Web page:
UN Secretary-General Ban Ki-moon and the United States expressed concern about death sentences sought against Egypt's first democratically-elected President Mohamed Morsi and more than 100 others on Saturday.
A US State Department official on Sunday said: "We have consistently spoken out against the practice of mass trials and sentences, which are conducted in a manner that is inconsistent with Egypt's international obligations and the rule of law." The official noted that they were preliminary sentences and added: "We continue to stress the need for due process and individualized judicial processes for all Egyptians in the interests of justice."
Ban Ki-Moon also urged authorities to avoid steps that could undermine peace, stability and the rule of law in the region, his office told Anadolu Agency in a statement.
"He reaffirms the United Nations' position against capital punishment," the statement added.
A court pronounced death sentences on Morsi and 121 other people on jailbreak charges on Saturday and sent a notice to the Grand Mufti, Egypt's highest religious authority, to give his opinion on the matter.
The opinion of the mufti, however, is non-binding to the court, but Egyptian law makes it necessary for judges to seek a religious point of view on any death sentence.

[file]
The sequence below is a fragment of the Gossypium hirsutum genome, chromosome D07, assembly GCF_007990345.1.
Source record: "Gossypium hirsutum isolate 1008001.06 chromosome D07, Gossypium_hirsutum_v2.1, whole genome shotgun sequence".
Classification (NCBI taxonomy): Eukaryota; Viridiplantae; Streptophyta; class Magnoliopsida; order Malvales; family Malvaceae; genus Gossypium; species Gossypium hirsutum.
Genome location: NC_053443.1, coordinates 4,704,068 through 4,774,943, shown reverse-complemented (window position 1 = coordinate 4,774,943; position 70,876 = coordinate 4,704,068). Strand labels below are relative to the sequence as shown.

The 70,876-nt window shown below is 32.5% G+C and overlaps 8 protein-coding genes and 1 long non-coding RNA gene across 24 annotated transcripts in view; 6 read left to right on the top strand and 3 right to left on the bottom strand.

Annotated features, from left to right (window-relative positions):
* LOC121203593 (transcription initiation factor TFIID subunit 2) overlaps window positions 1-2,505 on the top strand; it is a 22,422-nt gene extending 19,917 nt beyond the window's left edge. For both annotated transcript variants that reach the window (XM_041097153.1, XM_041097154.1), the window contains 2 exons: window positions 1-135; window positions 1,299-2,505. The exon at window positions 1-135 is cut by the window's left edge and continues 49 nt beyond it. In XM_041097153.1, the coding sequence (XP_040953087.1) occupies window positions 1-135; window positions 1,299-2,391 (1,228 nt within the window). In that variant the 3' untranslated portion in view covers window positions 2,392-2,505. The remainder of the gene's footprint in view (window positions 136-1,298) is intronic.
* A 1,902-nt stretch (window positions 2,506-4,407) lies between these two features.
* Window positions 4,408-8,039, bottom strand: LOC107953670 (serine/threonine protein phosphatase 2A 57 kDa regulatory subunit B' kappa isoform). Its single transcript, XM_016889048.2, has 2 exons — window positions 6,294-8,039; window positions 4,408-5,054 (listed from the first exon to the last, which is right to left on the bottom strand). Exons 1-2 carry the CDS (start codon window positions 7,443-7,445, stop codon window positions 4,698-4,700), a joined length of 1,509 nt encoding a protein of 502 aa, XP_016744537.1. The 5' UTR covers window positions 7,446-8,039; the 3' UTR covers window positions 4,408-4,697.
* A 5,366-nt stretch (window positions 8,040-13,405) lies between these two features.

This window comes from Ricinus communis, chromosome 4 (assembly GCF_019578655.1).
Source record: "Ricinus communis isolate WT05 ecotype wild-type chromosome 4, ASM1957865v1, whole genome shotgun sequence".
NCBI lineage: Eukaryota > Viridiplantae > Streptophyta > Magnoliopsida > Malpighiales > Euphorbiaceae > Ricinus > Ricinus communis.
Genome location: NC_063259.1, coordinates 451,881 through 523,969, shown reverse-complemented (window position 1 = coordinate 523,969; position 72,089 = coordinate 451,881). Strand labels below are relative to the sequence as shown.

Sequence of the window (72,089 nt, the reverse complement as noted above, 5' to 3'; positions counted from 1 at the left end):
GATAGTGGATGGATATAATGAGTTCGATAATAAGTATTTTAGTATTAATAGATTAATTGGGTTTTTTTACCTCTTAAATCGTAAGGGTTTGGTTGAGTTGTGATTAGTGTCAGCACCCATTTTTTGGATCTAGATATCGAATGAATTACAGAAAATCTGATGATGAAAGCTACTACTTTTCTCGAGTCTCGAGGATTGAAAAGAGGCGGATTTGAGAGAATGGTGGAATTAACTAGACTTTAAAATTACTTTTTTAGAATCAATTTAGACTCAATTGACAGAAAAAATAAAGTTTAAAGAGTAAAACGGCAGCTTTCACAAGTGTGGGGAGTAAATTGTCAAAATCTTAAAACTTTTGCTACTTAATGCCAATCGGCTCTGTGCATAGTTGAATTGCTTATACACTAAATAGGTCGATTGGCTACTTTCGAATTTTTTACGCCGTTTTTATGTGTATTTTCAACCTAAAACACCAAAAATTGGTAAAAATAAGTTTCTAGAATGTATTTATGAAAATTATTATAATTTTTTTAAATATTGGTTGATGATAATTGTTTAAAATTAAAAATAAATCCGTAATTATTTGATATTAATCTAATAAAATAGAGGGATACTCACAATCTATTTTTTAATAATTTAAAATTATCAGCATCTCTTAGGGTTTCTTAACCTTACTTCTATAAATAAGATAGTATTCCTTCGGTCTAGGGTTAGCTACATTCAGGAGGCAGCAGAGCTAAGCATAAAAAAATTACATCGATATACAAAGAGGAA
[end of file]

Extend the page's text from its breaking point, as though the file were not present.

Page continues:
The potential verdict is open to appeal.
"The Secretary-General understands that the verdict is still subject to an appeal. He will continue to monitor the process very closely," the UN statement said.
Morsi and his co-defendants insist the charges against them are politically motivated.
The other defendants include Muslim Brotherhood supreme leader Mohamed Badie and his deputy Khairat al-Shater, along with several other top leaders of the movement.
Morsi was ousted by the military in July 2013 after just one year in office, following protests against his presidency.
Since his removal, Egyptian authorities have launched a relentless crackdown on dissent that has largely targeted Morsi's supporters, leaving hundreds dead and thousands behind bars.